source intensity LASERS 51
More about superposition
• To find interference pattern
you need to know the OPD
Interference
observed on card
– Often difficult to calculate.
laser
Calculation not needed to
beam
understand interference.
Diverging
lens
– Changing OPD by λ, 2λ, 3λ, etc.
Glass plate
doesn’t change interference
– Constructive interference: OPD=0, λ, 2λ, 3λ, etc. (integral number
of wavelengths)
– Destructive interference: OPD=λ/2, 3λ/2, 5λ/2, etc. (half-integral
number of wavelengths)
• Interference between waves with unequal amplitudes
– OPD=half-integral number of waves
• incomplete cancellation
• Dark fringes are not completely dark
– When OPD=integral no. of waves
April 03 • intensity less than four times that of a single wave
LASERS 51
amplitude (wave 1)
Coherence
1
Wave due to
source 1 has
random
phase jumps
0.5
0
-0.5
-1
-1.5
amplitude (wave 2)
1.5
Wave due to
source 1 has
different
random
phase jumps
1
0.5
0
-0.5
-1
amplitude (to tal)
1.5
Observation
Point, P
d2
•
– On a femtosecond timescale
interference still occurs but it
is not observable
1
0.5
0
-0.5
-1
-1.5
April 03
d1
source 2
• No interference observed
-1 5
2
-2
source 1
Superposition has some regions
of constructive other regions of
destructive interference
• If phase jumps in each
source are the same
interference returns
LASERS 51
Young’s double-slit experiment
• First demonstration of wave nature of light
– Thomas Young, 1802
– not accepted until Fresnel’s work 12 years later
point
source
• Division of wavefront
opaque screen
with two slits
April 03
– single wavefront from point source strikes both
slits simultaneously
– source is nearly monochromatic
– point source must be nearly same distance
from each pinhole
LASERS 51
Young’s experiment—fringe spacing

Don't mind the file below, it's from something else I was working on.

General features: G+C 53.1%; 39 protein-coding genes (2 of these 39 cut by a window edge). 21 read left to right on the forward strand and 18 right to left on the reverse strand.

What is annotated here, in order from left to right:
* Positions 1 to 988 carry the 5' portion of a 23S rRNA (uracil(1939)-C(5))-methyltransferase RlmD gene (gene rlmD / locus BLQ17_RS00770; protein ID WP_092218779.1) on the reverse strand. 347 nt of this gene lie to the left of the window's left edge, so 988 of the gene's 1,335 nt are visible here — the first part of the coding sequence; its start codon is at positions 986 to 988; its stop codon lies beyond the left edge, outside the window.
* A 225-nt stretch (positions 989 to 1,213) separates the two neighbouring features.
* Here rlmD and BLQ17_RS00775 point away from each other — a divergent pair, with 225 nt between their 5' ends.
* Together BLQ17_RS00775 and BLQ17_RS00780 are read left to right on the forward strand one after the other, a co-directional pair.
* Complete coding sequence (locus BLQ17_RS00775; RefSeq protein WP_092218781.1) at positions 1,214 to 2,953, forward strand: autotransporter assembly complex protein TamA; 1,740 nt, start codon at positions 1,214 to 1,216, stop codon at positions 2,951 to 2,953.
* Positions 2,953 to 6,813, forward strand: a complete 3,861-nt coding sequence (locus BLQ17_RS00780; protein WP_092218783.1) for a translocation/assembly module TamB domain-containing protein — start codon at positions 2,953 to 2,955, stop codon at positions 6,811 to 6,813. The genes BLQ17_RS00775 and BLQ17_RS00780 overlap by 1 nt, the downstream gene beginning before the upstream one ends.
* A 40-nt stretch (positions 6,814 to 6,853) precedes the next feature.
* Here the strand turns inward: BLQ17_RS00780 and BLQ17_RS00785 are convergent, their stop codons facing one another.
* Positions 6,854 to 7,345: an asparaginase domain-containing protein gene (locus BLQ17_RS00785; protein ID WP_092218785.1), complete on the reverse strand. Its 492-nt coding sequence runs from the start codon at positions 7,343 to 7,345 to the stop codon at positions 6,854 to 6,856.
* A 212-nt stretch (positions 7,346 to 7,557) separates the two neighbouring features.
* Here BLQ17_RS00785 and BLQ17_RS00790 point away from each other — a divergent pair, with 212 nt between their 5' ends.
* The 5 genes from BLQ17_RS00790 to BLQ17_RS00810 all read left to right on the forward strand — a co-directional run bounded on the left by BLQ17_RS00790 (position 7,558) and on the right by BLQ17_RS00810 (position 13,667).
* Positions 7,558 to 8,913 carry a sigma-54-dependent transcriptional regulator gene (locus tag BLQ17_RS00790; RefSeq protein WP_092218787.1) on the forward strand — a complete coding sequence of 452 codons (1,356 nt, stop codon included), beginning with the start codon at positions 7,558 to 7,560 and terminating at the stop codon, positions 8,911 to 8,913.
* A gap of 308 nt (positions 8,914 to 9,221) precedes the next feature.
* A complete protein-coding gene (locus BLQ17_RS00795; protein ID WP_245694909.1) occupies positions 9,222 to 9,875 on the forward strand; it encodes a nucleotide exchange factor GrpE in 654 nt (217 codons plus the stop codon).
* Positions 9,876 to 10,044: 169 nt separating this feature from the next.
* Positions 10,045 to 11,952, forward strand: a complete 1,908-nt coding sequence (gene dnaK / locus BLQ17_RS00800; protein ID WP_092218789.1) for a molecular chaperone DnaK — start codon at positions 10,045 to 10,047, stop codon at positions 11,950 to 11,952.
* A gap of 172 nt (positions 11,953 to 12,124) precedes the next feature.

Essentially two
sources, Huygen’s
principle
D
d
δ=OPD
L
slits
OPD calculation
easy if:
Observation
point
screen
• Assume L is very
large compared to
D or d
• By (approximately)
similar triangles
Photo of pattern
on screen
D δ
=
L d
• Constructive interference (bright fringes) if δ is 0 or an
integral number of wavelengths
L
D = nλ where n = 0,1,2, L
d
Spacing between bright fringes is λL/d
April 03
LASERS 51
Two slit interference pattern
• Interference of two slits
gives a sinusoidal
variation in intensity
• This pattern can be
modulated by an overall
intensity pattern
Intensity
– This pattern is charcteristic
of all two beam
interference
– Due to diffraction as in
next module, or uniformity
of illumination in other
cases
April 03
Position on screen
If intensity at low points
don’t go to zero (unequal
illumination of slits or
partial coherence) fringes
are indistinct or fuzzed out
(low visibility)
LASERS 51
Interference using nonmonochromatic sources
• Each wavelength produces
interference fringes
screen
– spacings are different
• At center n=0, all wavelengths
have a bright fringe
• For larger n, fringes become
colored, red on outside blue on
slits
inside
• Finally for larger n fringes
become completely washed out
White-light interference can only
be observed for OPD &lt;&lt; λ
April 03
Fringes in
red light
Fringes
in blue
light
LASERS 51
Young’s fringes - large source
• For a large source each
point on the source
produces a set of fringes
point 2
• Fringes are shifted
relative to each other
• Waves from each point
interfere add
point 1
“incoherently”
– Interfere with themselves
only
• A light field incident on
the set of slits is said to
have spatial coherence if
an interference pattern is
produced on the screen
April 03
screen
slits
Fringes
from point 1
Fringes
from
point 2
LASERS 51
Why do fringes from two different points
wash out?
• Atoms excited by some
energy source
• Excited atoms decay at
random times
– average lifetime (~10-8 sec)
– each emission results in very
short burst (wavepacket)
– no phase relationship
Atoms
between different packets
in gas
• Emission between different
points, or even same point
at different times are
incoherent
April
03
Wave packets emitted
by each atom at
random times in
random directions
LASERS 51
Interference between incoherent sources
a m plitude (wa ve 1)
1.5
1
0.5
0
-0.5
-1
a m plitude (wa ve 2)
-1.5
1.5
1
0.5
0
-0.5
-1
-1.5
2
1.5
a m plitude (tota l)
1
0.5
0
-0.5
-1
-1.5
-2
April 03
• Shown is superposition of
a randomly restarted wave
with a perfect sine wave
• sudden jumps represent
termination of light from
one atom and start of light
from another
• Superposition sometimes
in phase sometimes out of
phase
– average over many cycles
shows no enhancement by
interference
LASERS 51
a m plitude (wa ve 1)
1.5
1
0.5
0
-0.5
-1
a m plitude (wa ve 2)
-1.5
1.5
1
0.5
0
-0.5